DNA Repair Capacity Assays for Lung Disease Risk Assessment
Steven A Belinsky, M.D., Ph.D.
Project Number: U01 CA232505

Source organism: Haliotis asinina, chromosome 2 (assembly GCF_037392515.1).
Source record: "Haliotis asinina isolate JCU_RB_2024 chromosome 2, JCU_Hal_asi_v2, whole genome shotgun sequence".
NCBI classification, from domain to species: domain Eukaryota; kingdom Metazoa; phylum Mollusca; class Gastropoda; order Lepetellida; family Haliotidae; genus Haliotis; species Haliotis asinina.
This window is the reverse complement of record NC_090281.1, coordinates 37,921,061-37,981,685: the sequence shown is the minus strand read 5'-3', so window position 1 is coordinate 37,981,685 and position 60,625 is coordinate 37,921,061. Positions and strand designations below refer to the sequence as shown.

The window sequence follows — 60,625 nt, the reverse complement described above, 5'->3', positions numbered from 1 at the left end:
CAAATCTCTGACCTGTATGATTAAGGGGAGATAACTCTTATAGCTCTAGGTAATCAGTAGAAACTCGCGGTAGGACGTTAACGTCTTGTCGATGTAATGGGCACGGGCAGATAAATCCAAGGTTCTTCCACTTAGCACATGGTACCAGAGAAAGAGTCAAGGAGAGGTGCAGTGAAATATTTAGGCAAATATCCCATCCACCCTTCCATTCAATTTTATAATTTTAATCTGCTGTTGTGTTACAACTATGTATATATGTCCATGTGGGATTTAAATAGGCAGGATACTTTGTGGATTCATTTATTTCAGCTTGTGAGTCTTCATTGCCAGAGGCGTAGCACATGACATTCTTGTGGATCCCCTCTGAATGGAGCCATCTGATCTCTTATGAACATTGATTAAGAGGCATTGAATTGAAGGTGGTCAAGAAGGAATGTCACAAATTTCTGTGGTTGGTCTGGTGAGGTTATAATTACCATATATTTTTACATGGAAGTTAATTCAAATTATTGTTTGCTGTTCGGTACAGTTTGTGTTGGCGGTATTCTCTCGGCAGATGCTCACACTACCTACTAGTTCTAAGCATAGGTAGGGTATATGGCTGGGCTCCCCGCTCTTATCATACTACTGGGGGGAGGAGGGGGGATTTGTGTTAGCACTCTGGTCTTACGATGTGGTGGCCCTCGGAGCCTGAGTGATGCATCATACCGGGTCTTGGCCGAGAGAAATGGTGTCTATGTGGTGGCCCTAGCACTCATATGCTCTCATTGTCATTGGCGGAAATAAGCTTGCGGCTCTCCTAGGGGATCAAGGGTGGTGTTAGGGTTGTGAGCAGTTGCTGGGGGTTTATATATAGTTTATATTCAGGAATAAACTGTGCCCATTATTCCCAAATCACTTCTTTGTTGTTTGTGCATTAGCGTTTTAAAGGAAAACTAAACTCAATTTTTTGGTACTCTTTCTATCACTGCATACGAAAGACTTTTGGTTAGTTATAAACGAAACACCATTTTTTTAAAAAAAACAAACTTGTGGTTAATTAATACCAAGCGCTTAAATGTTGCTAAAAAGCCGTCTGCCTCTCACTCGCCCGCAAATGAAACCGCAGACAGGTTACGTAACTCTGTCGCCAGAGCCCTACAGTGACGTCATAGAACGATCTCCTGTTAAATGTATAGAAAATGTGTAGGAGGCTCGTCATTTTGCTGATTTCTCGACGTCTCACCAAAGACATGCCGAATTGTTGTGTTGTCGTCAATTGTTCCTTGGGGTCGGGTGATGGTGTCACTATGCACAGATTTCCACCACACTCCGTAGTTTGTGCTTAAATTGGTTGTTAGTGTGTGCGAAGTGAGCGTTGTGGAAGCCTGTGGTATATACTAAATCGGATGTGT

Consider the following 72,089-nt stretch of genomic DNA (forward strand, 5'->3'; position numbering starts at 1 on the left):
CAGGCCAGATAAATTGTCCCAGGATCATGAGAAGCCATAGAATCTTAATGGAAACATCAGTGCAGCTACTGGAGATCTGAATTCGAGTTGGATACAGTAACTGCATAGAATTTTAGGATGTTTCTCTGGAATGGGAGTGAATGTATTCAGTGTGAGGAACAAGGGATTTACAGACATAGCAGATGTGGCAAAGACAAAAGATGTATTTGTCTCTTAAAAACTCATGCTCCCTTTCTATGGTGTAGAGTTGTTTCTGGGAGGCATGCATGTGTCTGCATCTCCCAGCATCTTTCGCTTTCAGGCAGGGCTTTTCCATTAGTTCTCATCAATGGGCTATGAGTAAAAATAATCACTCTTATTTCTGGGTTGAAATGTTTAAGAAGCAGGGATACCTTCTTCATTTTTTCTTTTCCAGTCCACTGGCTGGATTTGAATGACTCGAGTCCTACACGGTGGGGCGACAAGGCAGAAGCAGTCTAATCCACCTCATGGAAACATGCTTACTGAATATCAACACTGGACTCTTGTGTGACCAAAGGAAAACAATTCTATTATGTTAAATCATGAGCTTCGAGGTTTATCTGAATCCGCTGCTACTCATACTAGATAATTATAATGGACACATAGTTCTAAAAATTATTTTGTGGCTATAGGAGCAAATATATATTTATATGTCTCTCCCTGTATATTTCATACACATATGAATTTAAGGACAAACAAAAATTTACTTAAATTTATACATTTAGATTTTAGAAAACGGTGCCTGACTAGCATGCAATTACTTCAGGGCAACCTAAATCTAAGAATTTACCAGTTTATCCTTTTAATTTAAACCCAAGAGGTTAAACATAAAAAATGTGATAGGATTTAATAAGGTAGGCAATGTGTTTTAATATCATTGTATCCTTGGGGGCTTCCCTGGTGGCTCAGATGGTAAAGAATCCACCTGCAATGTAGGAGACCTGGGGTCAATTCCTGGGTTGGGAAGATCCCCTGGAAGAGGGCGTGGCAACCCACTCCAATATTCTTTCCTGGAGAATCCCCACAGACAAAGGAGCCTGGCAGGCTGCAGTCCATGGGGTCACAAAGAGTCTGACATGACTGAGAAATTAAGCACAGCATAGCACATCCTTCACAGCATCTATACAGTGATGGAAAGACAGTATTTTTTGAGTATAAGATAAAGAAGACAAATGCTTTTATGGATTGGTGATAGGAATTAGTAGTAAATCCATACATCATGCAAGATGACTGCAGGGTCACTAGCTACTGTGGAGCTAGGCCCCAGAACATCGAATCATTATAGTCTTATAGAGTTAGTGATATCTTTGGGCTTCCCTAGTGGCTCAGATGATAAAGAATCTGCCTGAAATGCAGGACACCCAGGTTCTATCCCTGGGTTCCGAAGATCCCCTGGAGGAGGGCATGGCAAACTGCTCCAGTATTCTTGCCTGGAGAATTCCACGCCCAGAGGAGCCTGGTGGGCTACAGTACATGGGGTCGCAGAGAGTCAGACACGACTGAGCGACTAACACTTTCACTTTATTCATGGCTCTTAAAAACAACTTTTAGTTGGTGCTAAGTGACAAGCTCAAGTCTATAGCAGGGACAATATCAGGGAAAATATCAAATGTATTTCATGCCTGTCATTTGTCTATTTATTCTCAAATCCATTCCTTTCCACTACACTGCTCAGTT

Lung cancer is the leading cancer-related cause of death and chronic obstructive pulmonary disease (COPD) is third among all-cause mortality. There are approximately 70 million current and former cigarette smokers in the U.S., although only 15-20% and about 17% will be diagnosed with lung cancer or COPD, respectively. Thus, differences in susceptibility have been proposed to play an important role in lung cancer and COPD disease etiology that also differs between non- Hispanic white (NHW) and Hispanic ethnicity. Smoking is estimated to be the cause of 85% of lung cancer deaths and strongly associated with COPD. Exposure to other environmental respiratory carcinogens that include radon, wood smoke, and particulate matter 2.5 μ (PM2.5) may interact with cigarette smoking or individually be carcinogenic. Lung cancer in never smokers is increasing with 15-20,000 cases annually in the US. Risk factors include environmental tobacco smoke (sidestream smoke is the major component), radon, wood smoke and PM2.5. Wood smoke and PM2.5 are also associated with risk for COPD and most recently electronic cigarettes have been shown to affect pulmonary function. All of these environmental exposures have commonality in their ability to induce DNA damage. Reduced DNA repair capacity (DRC) has been shown to be associated with lung cancer largely through hospital-based case-control studies but has not been rigorously studied for COPD. These studies used the host cell reactivation or the mutagen sensitivity assay in response to specific DNA damaging agents. A major goal for this RFA “Expanding Genome Integrity Assays to Population Studies” is to develop and/or evaluate the performance of high throughput, functional DNA repair assays in the context of assessing disease phenotype and pathogenesis in a population setting. The project’s approach to this charge is to evaluate three emerging high throughput DRC assays – Litron in vitro flow cytometry-based MN assay, Trevigen comet assay, and the Trevigen hOGG1 FLARETM comet assay. In addition, through collaboration with Nagel, the performance of his flow cytometric host cell reactivation assay (FM-HCR) that measures the ability of human cells to repair different types of damage within plasmids transfected into the cells will be assessed. Project investigators will take advantage of two established cohorts, the LSC and New Mexico lung cancer cohort to evaluate these DRC assays for predicting lung cancer risk in smokers and never smokers (Aim 1) and COPD in smokers (Aim 2) through the exposure of their PMCs to total particulate matter from mainstream and side stream cigarette smoke, wood smoke, electronic cigarette aerosol, and H2O2 (mimic for radon). Aim 3 will address the ability to use the PMCs as a surrogate for risk prediction for lung cancer and COPD by comparing the three DRC assays and exposures in primary bronchial epithelial cells obtained by bronchoscopy and matched PMCs. In addition, the FM-HCR assay will study controls from aims 1 and 2 that show the largest difference in DRC in response to one or more of the exposures to determine if this assay can replicate that outcome. Whether one or more of the specific DNA repair pathways (e.g., base excision) are driving the differences in DRC will also be determined.